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On 28 May 2016, the International Bar Association (IBA) endorsed the IBA Practical Guide on Business and Human Rights for Business Lawyers (Practical Guide).

Stéphane Brabant, Co-Chair of Herbert Smith Freehills Business and Human Rights responds to some key questions about the guide and its intended audience. He is a member of the IBA Business and Human Rights Working Group (chaired by John Sherman) that developed the Practical Guide.

Click here to view a quick checklist of what in-house and external lawyers need to do.

What is the Practical Guide? Who is it for?

The Practical Guide is designed to help lawyers better understand the emerging field of ‘business and human rights’ and why it matters to law firms and lawyers advising businesses. The Practical Guide explains the implications of the United Nations Guiding Principles on Business and Human Rights (UNGPs) for lawyers and explores the way in which lawyers and law firms could integrate human rights advice into their activities.

The Practical Guide is aimed at internal and external lawyers advising businesses and at law firms that, as businesses, also have a responsibility to respect human rights. In-house lawyers report being increasingly consulted by their management on human rights issues and risks and external lawyers are also being asked by clients to advise on human rights related risks and how to anticipate and manage such risks.

Who prepared the Practical Guide?

The IBA was created in 1947 to promote the rule of law across the world. The IBA is particularly well positioned to work in cooperation with national and regional bar associations and law societies on business and human rights, a truly global topic. The Practical Guide was prepared by the IBA Legal Policy & Research Unit (LPRU) and the IBA Business and Human Rights Working Group in close collaboration with bar associations, individual lawyers, civil society organisations, academics and corporations.

The Practical Guide complements the IBA Business and Human Rights Guidance for Bar Associations, endorsed by the IBA Council in 2015 and which provides guidelines for bar associations to develop training and education on business and human rights.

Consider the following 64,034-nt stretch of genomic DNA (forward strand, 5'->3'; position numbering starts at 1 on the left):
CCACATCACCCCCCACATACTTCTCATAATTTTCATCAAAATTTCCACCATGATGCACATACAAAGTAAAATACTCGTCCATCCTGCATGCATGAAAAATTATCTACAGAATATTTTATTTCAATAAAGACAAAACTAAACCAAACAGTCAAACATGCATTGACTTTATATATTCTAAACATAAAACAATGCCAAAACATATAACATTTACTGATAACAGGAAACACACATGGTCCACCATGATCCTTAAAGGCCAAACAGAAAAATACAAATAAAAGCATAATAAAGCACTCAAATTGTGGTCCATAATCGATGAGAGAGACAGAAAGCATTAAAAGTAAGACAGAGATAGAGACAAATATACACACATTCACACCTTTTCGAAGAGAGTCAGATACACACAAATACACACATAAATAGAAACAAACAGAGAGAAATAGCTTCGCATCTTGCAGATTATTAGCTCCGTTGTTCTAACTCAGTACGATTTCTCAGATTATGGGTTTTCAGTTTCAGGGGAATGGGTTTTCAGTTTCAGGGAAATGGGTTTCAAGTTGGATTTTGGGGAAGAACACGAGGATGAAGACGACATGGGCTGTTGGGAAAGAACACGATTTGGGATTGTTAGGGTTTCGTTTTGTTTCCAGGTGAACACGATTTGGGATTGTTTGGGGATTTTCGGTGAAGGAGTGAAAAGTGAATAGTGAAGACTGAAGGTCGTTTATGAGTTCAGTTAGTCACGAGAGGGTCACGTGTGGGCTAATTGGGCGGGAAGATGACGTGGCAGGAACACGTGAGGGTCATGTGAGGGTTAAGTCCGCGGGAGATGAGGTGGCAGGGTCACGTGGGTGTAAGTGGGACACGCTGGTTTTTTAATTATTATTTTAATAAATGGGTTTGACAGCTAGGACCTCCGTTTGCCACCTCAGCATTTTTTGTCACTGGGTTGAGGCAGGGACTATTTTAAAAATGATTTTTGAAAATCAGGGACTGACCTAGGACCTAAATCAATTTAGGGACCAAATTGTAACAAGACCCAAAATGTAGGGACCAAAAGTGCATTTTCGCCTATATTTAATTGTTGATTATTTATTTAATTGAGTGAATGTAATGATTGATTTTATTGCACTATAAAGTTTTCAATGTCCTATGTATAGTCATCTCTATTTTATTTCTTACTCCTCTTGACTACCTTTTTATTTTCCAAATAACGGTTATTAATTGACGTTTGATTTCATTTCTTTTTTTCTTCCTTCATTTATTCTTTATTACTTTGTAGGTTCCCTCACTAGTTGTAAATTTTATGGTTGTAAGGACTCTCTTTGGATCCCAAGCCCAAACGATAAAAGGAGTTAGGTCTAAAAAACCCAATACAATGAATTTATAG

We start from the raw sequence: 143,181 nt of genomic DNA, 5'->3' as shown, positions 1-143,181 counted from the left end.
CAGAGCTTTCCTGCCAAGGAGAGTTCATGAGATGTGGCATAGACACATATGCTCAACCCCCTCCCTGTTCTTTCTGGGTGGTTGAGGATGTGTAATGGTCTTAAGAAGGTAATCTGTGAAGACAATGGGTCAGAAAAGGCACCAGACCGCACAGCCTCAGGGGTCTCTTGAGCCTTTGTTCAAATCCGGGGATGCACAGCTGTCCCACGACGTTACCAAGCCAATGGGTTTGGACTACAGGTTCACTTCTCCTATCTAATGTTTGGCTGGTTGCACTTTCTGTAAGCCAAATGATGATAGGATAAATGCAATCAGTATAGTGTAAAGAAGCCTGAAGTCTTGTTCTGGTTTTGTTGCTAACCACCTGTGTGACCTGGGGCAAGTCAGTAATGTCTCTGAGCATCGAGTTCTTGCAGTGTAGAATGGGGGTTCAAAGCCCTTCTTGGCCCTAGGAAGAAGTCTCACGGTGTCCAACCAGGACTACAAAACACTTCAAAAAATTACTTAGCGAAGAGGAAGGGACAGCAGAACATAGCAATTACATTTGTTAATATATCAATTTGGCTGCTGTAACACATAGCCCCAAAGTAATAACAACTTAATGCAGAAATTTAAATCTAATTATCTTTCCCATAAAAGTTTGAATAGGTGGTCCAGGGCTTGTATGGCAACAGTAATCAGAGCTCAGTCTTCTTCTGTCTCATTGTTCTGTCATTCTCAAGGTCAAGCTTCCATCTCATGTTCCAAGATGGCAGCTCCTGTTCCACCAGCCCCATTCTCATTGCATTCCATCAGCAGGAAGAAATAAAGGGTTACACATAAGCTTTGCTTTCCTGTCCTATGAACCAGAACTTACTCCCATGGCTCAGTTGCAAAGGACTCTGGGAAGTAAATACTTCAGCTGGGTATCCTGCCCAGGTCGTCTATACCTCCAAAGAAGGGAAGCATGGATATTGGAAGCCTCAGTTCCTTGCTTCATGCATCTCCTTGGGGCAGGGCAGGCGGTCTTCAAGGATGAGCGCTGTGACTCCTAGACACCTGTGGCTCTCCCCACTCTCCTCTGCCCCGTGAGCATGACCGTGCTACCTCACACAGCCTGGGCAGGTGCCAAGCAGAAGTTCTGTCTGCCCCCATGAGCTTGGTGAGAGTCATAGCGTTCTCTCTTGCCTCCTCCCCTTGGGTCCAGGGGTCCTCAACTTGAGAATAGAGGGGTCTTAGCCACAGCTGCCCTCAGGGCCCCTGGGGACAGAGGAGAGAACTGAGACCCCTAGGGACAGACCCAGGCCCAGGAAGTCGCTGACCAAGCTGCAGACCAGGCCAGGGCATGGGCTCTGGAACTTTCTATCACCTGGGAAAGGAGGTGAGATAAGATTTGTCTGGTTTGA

Although the IBA does not have the intention to override the professional standards of any jurisdiction nor the regulations of bar associations and law societies, the Practical Guide could guide their efforts to encourage lawyers to integrate human rights when advising business clients.

Why should business lawyers be concerned with human rights?

Human rights have long been viewed as of little relevance to the world of business. However, the past fifteen years have increasingly brought business and human rights together and the UNGPs, which were adopted in 2011, reflect a global consensus that all businesses, large and small, should respect human rights.

Often viewed as soft law, the UNGPs have inspired public policy, laws and regulations around the world, including the Modern Slavery Act in the UK, National Action Plans on Business and Human Rights in several countries, including Columbia and non-financial reporting requirements adopted by the European Union and by major stock exchanges in Asia. Furthermore, as the Practical Guide puts it "what is considered unethical and a reputation risk today may well be unlawful tomorrow". The UNGPs have also influenced the drafting of commercial agreements and the policies and processes of companies worldwide.

With an increasing number of laws and standards requiring businesses to respect human rights, businesses must make sure that their activities and those of their suppliers do not (and will not) adversely affect human rights. Failing to respect human rights exposes companies to serious commercial and legal risks, including reputational damage, civil and criminal liability and the risk of serious disruption to operations or investment plans (withdrawal of financing for a project, boycotts or industrial action) resulting in "hard sanctions" for businesses.

Lawyers advising businesses have a deep understanding of how businesses operate, of the legal framework applicable to businesses' activities, and of the means to ensure compliance with such a framework; they have a key role in helping clients to anticipate, assess, and respond to risks of negative human rights impacts arising from business operations or activities.

How relevant is the Practical Guide to the different legal practices?

Business activities can impact human rights in numerous ways, which in turn affect a number of legal practices. Take a hydropower project. The construction and then operation of a project may affect the livelihood of local populations and there are numerous examples where such projects have faced serious allegations of human rights abuses. International standards such as the IFC Performance Standards and the Equator Principles mean that loans for such projects now include strict human rights requirements and any lawyer working in project finance needs to be able to advise clients in this area.